Treating Psoriasis with Functional Medicine
Psoriasis is a common skin condition that can occur at any age and affects both males and females equally. It often runs in families and is thought to have a genetic basis. The disease itself is caused a by a change in skin cell turnover. It’s not contagious and cannot be transferred from one part of the body to another.
Normally skin cells take about 3-4 weeks to replace themselves, but in psoriasis, this process is greatly accelerated, and skin cells can be replaced every 2-6 days. This quicker process means that skin cells don’t have time to mature properly so they get to the surface and they’re not yet ready to be shed. This results in an accumulation of cells on the surface, which form a psoriatic plaque. The plaques appear as raised red patches of skin, covered with silvery white scales. The silvery white scales are the accumulation of the skin cells waiting to be shed, and the redness is due to the increase in blood vessels required to support the increase in cell production.
The condition can range in appearance from mild to severe. The plaques can appear in a variety of shapes and sizes, varying from a few millimetres to several centimetres in diameter, but they all have a well-defined border from the surrounding skin. It also common for the complaint to be itchy, and it can sometimes feel painful or sore.
Most people with psoriasis have the vulgaris form in which larger plaques tend to appear on areas such as the elbows, knees, lower back and scalp. In guttate psoriasis patches are usually smaller (often less than 1cm in diameter) and cover many areas of the body. This form is most often seen in children and teenagers and can be triggered by a throat infection. Other forms of psoriasis include pustular psoriasis, which is characterised by small blisters on the hands and feet, and nail psoriasis where there are changes in the appearance and texture of the nails, such as the development of ridges and pitting. In some cases, psoriasis can also cause joint problems that resemble rheumatoid arthritis.
In the past, psoriasis was thought to be a condition that existed purely within the skin. It is now understood that it is actually changed within the immune system that triggers the condition.
Psoriasis is frequently referred to as an ‘autoimmune’ or ‘T-cell mediated disease’. T-cells are a type of immune. They naturally circulate throughout the body waiting for other types of immune cells to alert them to a foreign substance. These foreign substances, called antigens, activate the T cell, which then initiates an immune response. The problem in psoriasis is that the T-cells end up in the skin and become overactive, producing excessive amounts of inflammatory chemicals and growth factors that can initiate the formation of a psoriatic plaque.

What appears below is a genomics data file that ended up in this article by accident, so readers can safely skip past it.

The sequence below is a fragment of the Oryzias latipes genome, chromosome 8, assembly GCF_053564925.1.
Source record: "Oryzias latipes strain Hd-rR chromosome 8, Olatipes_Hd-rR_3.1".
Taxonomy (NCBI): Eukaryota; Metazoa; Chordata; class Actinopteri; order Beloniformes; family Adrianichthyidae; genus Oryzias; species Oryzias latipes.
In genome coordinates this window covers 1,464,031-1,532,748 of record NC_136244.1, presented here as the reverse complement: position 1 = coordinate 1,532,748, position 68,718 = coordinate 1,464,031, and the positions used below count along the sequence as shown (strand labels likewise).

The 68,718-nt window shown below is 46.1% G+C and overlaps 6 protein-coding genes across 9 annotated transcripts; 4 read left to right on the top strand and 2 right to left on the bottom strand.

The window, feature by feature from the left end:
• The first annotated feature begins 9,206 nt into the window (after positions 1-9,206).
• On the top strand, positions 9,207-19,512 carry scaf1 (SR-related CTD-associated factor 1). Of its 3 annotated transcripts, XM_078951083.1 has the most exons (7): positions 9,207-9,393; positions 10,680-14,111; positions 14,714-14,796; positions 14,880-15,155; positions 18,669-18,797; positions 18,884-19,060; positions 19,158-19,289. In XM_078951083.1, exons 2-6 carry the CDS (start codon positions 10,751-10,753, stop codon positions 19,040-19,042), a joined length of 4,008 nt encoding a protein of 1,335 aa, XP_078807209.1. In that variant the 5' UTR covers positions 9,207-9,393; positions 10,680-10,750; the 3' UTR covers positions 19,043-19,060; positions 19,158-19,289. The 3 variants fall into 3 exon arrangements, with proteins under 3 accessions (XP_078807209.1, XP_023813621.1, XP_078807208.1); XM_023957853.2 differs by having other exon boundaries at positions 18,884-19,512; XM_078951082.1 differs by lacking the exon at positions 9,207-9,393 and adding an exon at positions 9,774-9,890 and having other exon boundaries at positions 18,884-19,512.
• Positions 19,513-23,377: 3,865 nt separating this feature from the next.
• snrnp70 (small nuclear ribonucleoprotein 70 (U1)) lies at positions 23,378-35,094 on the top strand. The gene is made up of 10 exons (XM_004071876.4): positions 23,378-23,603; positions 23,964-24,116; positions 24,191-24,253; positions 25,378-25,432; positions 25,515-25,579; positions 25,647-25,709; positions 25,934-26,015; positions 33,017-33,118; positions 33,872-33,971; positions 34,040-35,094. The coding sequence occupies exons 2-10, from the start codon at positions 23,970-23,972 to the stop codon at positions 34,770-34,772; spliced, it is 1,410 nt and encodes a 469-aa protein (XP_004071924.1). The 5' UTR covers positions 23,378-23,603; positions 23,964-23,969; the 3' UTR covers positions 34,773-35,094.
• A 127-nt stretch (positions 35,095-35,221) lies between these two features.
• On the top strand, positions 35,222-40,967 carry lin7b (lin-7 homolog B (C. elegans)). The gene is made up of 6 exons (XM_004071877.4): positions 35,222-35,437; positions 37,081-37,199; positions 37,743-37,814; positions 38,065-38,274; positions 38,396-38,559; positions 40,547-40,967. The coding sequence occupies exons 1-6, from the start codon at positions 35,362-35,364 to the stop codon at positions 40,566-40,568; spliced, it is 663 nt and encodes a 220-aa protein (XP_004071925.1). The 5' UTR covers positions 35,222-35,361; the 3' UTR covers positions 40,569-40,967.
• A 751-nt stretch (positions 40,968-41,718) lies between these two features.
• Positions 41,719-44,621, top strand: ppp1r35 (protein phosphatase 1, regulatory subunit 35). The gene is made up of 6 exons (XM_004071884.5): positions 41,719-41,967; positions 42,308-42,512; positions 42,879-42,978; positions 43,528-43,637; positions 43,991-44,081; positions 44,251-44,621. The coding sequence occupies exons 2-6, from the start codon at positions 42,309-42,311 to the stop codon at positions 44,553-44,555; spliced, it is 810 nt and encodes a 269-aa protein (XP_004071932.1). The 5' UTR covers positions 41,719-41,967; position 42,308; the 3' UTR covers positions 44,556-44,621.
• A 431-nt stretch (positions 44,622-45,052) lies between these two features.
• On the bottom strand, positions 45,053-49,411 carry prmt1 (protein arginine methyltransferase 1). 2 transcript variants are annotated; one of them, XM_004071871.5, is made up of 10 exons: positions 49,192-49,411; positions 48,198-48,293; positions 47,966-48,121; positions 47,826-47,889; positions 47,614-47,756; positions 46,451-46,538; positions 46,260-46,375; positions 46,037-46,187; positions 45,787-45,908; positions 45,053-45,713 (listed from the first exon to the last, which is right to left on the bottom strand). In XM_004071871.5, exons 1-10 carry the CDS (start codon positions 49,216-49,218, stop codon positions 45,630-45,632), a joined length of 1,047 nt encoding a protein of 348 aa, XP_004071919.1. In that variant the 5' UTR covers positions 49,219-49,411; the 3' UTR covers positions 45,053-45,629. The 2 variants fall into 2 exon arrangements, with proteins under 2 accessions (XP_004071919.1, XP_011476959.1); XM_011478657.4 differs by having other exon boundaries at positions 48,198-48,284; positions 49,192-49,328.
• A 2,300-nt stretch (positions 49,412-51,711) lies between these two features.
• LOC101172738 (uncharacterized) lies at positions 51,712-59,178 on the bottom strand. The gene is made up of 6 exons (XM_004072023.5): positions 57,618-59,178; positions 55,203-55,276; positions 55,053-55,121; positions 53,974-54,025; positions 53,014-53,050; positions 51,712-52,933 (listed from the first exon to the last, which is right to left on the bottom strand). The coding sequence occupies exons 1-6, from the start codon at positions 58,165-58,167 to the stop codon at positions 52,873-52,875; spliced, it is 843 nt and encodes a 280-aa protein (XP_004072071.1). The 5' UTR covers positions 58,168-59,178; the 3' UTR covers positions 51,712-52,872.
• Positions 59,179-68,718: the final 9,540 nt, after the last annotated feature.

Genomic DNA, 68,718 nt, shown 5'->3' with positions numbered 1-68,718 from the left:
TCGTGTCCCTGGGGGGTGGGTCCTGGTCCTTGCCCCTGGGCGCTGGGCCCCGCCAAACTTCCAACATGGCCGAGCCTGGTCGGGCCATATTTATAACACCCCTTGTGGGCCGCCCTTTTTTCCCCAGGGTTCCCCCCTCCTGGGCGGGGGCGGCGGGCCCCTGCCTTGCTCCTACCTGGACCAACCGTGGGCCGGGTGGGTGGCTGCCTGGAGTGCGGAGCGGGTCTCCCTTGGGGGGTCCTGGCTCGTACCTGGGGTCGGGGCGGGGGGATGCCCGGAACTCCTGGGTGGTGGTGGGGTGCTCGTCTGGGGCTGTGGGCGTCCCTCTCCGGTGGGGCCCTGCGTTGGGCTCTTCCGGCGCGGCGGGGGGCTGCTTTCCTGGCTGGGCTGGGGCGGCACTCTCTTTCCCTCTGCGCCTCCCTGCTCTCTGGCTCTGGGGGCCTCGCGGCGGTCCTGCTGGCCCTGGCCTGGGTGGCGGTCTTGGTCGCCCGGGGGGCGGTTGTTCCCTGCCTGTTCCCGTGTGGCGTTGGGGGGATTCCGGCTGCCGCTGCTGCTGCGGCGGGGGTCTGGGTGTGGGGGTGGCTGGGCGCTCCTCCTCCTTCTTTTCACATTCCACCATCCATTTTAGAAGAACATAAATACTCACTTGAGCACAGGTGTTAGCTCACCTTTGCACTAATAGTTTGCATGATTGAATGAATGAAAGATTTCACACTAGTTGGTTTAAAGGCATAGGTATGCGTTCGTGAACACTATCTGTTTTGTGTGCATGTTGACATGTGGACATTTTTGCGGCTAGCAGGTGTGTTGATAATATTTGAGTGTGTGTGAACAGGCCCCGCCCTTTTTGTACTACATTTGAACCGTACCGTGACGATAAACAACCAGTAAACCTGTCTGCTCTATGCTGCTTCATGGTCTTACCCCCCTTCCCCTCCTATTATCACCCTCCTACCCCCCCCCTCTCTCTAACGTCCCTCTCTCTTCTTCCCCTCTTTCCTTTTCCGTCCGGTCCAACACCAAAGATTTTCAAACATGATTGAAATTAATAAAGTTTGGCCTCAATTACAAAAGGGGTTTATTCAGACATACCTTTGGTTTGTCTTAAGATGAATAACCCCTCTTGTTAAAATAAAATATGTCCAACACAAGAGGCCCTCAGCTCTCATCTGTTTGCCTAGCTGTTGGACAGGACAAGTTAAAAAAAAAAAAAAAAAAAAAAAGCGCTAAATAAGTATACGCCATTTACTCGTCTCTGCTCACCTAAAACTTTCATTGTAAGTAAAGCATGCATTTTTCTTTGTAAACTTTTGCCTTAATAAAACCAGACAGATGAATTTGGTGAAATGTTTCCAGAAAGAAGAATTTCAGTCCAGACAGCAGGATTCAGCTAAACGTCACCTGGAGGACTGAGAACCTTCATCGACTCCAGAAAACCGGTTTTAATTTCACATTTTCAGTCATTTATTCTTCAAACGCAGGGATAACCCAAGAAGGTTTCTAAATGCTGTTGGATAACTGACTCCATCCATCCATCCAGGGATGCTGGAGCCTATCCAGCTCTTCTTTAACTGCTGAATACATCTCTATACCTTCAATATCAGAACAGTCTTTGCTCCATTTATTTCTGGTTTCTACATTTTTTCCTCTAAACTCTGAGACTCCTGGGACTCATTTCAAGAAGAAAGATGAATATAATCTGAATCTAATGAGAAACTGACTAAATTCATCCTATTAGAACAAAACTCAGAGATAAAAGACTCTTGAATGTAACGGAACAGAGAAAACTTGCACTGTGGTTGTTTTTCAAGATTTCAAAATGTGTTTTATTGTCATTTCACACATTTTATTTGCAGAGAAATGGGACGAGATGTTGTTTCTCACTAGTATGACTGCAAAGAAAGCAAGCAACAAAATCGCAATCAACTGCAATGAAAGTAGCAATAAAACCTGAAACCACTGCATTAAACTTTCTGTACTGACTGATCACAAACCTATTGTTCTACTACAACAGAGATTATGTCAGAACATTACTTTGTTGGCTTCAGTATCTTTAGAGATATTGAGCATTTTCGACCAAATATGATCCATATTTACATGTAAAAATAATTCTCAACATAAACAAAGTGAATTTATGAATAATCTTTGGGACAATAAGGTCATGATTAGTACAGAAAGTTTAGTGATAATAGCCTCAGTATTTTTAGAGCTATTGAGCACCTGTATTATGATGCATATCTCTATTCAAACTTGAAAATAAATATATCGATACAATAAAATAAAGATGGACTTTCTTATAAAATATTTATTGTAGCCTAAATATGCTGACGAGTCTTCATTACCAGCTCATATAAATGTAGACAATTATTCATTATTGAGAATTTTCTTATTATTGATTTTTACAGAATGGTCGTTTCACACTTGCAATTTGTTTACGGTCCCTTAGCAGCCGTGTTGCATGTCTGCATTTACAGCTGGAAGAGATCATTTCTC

The cause of this overactivity is thought to be genetic but there are also links to digestive imbalances, stress and diet.
Medically psoriasis is usually initially treated with emollient and steroid creams. There are also drugs available that work on the turnover of skin cells that can be used for more severe cases. Sometimes UV light therapy is used either alone or in combination with medications to slow down skin cell turnover.
A functional medicine approach to psoriasis looks at how digestive function, diet and stress are influencing the immune system and aims to address the root causes. For example:
- Increased intestinal permeability and abnormalities in the lining of the gut have both been demonstrated in psoriasis patients. If the gut lining becomes leaky, the passage of antigens into the bloodstream increases, creating a situation called autointoxication. The immune system then reacts to the antigens, producing inflammation. In psoriasis, the deposit of excess antigens in the skin is thought to be one possible trigger for the development of a plaque.
- When protein digestion is poor, gut bacteria can start to break down the undigested proteins and produce toxic substances. One group of toxins are polyamines, which have been found to be higher in people with psoriasis than in the average population. Polyamines blocking the production of a substance that helps to stop skin cells going into division overdrive. Since protein digestion occurs in the stomach and the small intestine, low levels of stomach acid or reduced digestive enzymes levels may be to blame.
- Imbalances in friendly bacteria levels, as well as overgrowth of bad bacteria or yeast, can also exacerbate psoriasis. This is because gut flora imbalances can lead to excess toxin production in the intestines as well as interfering with the processes that keep the gut lining healthy.
- Leaky gut, gut flora imbalances and problems with digestive function can be identified by a comprehensive functional stool analysis and then targeted with a specific rebalancing protocol.
- Food sensitivities can also be an underlying cause in psoriasis, compromising gut integrity and triggering inflammation. A functional medicine practitioner will be able to identify those foods that are worsening your symptoms and design you a personalised low-reactive diet.
- It is widely accepted that stress has an impact on psoriasis and the condition often worsens during stressful life periods. When people with psoriasis are put under stressful conditions their immune system actually starts to make more T-cells ready to create an inflammatory response that could lead to a flare-up. Stress can also compromise digestion. If stress is a trigger factor for your psoriasis, a functional medicine practitioner can also give you advice on natural stress management to allow you more control over your symptoms.